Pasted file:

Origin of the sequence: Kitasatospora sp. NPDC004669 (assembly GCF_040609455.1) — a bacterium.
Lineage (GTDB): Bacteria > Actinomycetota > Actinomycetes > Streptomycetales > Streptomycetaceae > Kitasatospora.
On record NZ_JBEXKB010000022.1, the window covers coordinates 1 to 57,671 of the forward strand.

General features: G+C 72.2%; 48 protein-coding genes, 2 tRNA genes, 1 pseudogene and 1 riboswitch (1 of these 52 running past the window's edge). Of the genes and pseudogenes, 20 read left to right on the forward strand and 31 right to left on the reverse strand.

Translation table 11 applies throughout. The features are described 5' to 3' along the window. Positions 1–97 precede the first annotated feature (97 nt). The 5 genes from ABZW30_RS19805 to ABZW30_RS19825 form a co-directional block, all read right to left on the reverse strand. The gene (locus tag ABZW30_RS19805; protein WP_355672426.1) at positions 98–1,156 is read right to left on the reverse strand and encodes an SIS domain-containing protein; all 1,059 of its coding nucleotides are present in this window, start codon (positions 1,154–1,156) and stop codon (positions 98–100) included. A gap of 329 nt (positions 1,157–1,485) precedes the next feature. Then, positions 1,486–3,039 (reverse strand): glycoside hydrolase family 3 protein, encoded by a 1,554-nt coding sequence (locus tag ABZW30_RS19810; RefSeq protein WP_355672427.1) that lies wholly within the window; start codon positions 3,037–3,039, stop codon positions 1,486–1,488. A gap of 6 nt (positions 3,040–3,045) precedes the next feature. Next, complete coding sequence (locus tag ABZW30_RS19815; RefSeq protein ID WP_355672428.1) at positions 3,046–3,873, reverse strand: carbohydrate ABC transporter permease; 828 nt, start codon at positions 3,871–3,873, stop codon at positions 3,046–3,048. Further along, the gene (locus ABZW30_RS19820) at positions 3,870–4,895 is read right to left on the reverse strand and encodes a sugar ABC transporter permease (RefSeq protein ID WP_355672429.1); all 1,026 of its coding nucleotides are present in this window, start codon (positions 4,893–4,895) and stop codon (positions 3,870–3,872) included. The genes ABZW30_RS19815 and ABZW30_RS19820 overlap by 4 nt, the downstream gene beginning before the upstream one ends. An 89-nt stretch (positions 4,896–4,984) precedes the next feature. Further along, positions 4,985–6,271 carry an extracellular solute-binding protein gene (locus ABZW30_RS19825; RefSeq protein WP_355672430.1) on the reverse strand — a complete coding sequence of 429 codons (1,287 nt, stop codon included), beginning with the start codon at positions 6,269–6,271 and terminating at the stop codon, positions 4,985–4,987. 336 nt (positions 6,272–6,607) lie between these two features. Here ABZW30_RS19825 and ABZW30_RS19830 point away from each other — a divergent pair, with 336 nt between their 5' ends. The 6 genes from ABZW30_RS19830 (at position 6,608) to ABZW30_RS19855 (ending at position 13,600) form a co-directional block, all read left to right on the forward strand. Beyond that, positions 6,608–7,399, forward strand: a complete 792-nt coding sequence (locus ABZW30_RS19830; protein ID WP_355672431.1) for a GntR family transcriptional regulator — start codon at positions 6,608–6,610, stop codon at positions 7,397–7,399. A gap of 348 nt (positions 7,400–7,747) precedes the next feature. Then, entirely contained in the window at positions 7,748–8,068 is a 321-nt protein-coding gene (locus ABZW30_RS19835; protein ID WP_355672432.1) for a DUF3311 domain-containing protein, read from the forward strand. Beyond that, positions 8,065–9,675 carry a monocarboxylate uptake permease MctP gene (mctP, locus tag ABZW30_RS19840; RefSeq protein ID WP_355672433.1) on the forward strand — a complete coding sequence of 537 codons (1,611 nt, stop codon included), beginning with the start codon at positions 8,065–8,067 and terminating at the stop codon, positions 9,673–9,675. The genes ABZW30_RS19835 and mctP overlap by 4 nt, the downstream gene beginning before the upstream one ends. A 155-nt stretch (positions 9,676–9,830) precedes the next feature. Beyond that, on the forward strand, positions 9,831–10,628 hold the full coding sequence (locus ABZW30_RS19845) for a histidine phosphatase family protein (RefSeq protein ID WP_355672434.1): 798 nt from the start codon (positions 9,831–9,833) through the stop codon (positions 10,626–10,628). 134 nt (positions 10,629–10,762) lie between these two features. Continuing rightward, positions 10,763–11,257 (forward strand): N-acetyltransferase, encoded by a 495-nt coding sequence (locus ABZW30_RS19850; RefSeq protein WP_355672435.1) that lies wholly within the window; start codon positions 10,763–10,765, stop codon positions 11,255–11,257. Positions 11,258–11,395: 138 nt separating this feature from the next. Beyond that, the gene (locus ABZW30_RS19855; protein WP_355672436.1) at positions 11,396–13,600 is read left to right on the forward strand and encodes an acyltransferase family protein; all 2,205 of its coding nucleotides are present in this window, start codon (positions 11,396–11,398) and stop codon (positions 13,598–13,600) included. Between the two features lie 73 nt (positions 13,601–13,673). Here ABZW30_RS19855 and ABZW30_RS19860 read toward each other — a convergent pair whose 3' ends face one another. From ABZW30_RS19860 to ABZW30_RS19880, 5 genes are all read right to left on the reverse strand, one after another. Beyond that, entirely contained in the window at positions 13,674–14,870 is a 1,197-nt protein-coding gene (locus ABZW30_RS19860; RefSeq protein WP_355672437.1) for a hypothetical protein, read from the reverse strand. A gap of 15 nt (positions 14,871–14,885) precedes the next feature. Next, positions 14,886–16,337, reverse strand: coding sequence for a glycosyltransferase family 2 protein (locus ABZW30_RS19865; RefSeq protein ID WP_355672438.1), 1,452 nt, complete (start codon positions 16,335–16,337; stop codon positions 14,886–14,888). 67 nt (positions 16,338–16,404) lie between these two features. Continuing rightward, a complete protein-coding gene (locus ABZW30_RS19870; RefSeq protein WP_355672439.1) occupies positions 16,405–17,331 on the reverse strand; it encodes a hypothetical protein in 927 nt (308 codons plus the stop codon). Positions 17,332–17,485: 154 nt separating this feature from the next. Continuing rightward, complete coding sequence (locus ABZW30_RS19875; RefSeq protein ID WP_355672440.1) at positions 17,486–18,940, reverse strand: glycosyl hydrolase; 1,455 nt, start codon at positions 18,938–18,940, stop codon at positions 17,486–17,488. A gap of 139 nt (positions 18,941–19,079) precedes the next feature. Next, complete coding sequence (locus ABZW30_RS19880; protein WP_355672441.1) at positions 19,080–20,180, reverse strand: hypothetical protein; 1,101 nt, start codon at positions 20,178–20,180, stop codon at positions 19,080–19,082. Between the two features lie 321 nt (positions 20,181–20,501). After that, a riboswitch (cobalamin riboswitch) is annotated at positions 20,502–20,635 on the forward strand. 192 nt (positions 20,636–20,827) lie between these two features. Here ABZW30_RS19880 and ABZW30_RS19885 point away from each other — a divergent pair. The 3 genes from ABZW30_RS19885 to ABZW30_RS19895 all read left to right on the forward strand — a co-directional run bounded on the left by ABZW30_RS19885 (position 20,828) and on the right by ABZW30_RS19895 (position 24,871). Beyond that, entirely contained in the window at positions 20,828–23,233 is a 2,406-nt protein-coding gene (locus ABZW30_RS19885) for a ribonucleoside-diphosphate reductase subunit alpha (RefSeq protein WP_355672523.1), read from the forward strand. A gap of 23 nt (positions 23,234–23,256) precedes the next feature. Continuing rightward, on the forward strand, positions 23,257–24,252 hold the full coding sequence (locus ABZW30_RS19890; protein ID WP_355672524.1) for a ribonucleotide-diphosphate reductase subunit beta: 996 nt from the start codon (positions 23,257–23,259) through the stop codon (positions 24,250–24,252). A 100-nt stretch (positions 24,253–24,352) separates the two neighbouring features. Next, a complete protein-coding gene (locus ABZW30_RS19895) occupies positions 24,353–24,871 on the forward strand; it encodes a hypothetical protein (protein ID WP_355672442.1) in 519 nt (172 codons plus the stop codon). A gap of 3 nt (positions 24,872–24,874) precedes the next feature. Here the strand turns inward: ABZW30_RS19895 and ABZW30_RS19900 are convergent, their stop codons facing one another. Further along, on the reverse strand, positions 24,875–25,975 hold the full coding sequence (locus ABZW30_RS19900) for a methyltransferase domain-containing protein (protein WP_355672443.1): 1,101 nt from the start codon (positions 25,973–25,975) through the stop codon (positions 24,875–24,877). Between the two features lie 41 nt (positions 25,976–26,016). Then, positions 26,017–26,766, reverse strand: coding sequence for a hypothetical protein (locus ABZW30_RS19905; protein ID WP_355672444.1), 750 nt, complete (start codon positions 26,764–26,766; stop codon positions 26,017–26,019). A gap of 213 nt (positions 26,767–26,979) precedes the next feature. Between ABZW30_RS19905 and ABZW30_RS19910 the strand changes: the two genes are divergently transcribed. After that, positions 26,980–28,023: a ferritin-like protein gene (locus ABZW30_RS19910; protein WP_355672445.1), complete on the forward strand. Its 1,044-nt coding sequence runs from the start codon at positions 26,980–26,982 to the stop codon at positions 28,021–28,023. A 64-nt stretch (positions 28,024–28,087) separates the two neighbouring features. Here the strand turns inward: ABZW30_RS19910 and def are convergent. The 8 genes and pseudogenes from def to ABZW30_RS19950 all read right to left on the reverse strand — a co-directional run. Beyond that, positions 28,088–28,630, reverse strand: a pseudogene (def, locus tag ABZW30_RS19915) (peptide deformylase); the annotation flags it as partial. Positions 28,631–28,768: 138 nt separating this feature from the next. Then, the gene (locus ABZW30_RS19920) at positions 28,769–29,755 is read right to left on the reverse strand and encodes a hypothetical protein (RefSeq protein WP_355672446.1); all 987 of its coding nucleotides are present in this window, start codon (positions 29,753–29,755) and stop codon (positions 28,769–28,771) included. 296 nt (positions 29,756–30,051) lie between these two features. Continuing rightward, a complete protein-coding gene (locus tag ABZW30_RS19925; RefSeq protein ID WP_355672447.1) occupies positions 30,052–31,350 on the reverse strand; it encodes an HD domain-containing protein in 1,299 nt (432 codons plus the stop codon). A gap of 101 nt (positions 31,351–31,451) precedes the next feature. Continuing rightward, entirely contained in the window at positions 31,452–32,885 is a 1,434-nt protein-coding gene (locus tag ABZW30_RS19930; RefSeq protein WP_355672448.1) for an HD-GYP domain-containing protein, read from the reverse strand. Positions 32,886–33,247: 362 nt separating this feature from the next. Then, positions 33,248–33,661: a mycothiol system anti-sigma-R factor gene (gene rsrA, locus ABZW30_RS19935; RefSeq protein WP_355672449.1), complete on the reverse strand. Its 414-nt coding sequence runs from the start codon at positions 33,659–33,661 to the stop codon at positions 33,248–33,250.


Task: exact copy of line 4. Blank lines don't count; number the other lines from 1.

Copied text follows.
General features: G+C 72.2%; 48 protein-coding genes, 2 tRNA genes, 1 pseudogene and 1 riboswitch (1 of these 52 running past the window's edge). Of the genes and pseudogenes, 20 read left to right on the forward strand and 31 right to left on the reverse strand.